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Scaling Relations for Acidity and Reactivity of Zeolites
- Liu, Chong, Tranca, Ionut, van Santen, Rutger A., Hensen, Emiel J. M., Pidko, Evgeny A.
- The Journal of Physical Chemistry C 2017 v.121 no.42 pp. 23520-23530
- Bronsted acids, acetonitrile, acidity, activation energy, adsorption, ammonia, carbon monoxide, catalysts, chemical composition, energy, pyridines, topology, trimethylamine, van der Waals forces, zeolites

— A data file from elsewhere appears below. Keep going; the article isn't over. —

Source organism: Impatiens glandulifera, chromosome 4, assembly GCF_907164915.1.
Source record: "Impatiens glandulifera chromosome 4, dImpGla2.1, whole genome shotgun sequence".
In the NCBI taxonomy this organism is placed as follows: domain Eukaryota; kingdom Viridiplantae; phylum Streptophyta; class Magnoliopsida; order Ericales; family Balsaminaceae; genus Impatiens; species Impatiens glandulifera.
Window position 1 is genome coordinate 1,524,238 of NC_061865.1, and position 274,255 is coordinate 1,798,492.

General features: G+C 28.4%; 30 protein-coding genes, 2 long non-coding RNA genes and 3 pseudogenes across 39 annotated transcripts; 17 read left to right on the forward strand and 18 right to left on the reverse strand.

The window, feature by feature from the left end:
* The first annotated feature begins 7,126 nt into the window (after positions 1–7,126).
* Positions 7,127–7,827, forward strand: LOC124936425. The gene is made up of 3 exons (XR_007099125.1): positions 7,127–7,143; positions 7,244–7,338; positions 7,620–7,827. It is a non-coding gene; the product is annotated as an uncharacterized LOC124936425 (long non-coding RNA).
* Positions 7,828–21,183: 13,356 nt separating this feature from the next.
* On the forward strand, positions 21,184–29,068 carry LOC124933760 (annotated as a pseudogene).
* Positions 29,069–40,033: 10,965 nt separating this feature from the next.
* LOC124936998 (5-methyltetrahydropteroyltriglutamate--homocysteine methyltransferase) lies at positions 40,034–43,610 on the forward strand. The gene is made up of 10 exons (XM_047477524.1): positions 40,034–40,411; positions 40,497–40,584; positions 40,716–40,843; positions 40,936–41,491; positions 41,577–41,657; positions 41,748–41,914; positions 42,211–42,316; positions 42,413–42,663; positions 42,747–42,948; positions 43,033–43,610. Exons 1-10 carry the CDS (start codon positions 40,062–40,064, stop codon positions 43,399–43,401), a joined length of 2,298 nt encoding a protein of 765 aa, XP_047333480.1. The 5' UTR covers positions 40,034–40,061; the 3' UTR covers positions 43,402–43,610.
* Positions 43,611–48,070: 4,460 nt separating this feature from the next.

- Zeolites are widely applied as solid acid catalysts in various technological processes. In this work we have computationally investigated how catalytic reactivity scales with acidity for a range of zeolites with different topologies and chemical compositions. We found that straightforward correlations are limited to zeolites with the same topology. The adsorption energies of bases such as carbon monoxide (CO), acetonitrile (CH₃CN), ammonia (NH₃), trimethylamine (N(CH₃)₃), and pyridine (C₅H₅N) give the same trend of acid strength for FAU zeolites with varying composition. Crystal orbital Hamilton populations (COHP) analysis provides a detailed molecular orbital picture of adsorbed base molecules on the Brønsted acid sites (BAS). Bonding is dominated by strong σ donation from guest molecules to the BAS for the adsorbed CO and CH₃CN complexes. An electronic descriptor of acid strength is constructed based on the bond order calculations, which is an intrinsic parameter rather than adsorption energy that contains additional contributions due to secondary effects such as van der Waals interactions with the zeolite walls. The bond order parameter derived for the CH₃CN adsorption complex represents a useful descriptor for the intrinsic acid strength of FAU zeolites. For FAU zeolites the activation energy for the conversion of π-adsorbed isobutene into alkoxy species correlates well with the acid strength determined by the NH₃ adsorption energies. Other zeolites such as MFI and CHA do not follow the scaling relations obtained for FAU; we ascribe this to the different van der Waals interactions and steric effects induced by zeolite framework topology.